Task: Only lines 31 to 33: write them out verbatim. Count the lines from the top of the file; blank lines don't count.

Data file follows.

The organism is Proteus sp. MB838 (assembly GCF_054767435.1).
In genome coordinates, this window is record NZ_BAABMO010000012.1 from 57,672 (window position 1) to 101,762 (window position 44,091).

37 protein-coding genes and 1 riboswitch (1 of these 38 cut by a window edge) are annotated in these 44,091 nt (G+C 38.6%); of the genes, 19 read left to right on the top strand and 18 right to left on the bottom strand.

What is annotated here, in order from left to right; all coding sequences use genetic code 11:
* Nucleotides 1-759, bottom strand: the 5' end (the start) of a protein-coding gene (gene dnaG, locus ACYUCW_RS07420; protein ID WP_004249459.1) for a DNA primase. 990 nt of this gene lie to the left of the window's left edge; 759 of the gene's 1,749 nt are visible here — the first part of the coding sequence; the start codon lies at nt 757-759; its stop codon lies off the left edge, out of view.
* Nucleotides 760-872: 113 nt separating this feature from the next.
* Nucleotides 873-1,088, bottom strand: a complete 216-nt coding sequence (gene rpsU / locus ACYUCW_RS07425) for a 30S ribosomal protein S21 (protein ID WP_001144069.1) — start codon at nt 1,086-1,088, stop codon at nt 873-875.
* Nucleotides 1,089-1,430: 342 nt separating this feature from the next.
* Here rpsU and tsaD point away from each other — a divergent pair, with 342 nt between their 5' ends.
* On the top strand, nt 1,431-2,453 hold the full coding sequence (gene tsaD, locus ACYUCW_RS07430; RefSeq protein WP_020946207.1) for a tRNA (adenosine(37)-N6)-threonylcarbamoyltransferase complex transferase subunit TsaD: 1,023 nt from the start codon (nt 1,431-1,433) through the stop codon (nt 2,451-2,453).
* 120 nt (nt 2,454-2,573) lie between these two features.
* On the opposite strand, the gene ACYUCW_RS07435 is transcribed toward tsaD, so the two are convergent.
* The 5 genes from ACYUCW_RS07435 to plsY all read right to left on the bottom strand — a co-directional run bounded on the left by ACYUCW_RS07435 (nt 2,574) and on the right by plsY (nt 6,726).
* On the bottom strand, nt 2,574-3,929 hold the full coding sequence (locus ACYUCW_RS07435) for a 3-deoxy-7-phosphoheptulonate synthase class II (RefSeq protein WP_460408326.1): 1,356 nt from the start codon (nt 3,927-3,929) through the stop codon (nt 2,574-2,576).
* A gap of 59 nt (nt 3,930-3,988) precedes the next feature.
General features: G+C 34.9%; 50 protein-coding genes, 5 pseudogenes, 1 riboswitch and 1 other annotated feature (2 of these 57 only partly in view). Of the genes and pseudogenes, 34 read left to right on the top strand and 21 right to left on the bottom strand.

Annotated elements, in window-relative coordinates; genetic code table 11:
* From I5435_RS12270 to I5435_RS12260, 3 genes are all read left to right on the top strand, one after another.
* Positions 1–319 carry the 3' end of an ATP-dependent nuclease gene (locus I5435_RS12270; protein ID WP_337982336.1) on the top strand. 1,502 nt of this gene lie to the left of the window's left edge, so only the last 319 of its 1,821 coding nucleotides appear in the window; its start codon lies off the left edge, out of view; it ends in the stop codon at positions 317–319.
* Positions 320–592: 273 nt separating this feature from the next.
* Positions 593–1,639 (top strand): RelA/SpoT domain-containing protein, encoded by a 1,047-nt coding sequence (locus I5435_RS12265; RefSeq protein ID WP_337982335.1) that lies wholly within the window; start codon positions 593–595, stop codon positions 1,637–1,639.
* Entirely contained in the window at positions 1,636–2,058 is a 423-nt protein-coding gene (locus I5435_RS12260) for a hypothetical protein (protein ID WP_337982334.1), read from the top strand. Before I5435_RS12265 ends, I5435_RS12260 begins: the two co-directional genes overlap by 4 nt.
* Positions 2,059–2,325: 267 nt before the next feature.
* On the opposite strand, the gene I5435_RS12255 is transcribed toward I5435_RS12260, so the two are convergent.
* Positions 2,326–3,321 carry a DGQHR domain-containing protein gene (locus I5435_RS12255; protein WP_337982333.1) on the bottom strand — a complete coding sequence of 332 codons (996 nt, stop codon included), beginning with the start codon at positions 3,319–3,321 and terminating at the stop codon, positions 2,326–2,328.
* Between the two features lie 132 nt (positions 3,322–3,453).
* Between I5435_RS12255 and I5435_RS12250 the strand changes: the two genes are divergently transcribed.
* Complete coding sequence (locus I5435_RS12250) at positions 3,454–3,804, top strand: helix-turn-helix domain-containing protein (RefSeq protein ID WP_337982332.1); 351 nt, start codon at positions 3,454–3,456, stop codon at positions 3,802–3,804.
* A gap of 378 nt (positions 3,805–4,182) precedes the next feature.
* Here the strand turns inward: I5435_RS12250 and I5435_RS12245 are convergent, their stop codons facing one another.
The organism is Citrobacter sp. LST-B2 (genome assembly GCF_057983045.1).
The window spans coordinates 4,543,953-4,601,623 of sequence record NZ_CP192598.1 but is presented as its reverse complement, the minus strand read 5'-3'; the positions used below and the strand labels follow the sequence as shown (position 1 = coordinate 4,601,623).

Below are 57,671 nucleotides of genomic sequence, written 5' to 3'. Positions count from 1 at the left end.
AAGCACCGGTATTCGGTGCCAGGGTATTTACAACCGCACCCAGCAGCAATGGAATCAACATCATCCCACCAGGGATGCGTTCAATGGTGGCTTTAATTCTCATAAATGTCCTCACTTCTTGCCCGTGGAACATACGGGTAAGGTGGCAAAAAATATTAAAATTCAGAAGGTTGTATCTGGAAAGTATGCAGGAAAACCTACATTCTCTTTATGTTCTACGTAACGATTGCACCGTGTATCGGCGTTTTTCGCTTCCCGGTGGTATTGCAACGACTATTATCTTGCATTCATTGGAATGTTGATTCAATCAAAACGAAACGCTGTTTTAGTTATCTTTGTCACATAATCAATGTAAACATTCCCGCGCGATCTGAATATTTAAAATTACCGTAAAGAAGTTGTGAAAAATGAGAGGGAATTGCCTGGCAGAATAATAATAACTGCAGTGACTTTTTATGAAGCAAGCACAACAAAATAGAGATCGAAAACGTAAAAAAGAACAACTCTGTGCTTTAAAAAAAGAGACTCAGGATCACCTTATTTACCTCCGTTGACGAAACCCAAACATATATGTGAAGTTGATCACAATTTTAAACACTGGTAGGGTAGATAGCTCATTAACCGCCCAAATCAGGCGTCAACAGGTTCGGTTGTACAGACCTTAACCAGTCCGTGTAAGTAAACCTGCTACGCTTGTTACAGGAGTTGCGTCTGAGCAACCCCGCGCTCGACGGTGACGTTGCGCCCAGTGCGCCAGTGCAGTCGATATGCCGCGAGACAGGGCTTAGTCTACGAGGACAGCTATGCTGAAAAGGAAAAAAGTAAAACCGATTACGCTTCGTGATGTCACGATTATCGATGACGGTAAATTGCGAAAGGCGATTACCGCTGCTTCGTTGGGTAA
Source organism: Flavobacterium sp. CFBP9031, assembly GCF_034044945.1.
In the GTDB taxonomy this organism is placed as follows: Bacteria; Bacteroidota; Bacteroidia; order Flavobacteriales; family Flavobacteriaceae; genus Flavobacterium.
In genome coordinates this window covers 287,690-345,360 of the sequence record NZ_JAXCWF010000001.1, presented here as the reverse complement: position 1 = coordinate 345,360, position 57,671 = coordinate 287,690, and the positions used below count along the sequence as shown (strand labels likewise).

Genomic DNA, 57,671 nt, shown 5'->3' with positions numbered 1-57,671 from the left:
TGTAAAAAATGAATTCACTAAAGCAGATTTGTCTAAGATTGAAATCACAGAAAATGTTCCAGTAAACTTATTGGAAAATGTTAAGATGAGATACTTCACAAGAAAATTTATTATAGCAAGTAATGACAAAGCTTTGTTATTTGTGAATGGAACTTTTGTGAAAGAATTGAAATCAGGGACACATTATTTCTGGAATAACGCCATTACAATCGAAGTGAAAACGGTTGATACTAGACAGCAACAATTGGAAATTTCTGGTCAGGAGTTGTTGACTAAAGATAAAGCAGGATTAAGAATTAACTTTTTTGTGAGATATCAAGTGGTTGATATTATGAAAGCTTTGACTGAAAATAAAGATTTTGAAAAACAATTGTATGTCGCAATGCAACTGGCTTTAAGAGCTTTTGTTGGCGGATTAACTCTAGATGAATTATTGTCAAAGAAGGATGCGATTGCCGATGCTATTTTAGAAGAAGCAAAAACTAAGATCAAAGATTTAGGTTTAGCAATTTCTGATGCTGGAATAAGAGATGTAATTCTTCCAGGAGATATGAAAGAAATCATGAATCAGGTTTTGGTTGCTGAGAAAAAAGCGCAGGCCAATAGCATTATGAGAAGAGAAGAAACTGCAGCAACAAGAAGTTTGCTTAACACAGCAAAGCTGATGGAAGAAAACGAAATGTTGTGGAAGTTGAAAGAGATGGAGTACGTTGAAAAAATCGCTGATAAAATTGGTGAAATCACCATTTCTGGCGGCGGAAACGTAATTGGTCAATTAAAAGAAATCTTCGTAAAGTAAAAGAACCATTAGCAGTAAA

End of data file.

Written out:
The organism is Citrobacter sp. LST-B2 (genome assembly GCF_057983045.1).
The window spans coordinates 4,543,953-4,601,623 of sequence record NZ_CP192598.1 but is presented as its reverse complement, the minus strand read 5'-3'; the positions used below and the strand labels follow the sequence as shown (position 1 = coordinate 4,601,623).

Below are 57,671 nucleotides of genomic sequence, written 5' to 3'. Positions count from 1 at the left end.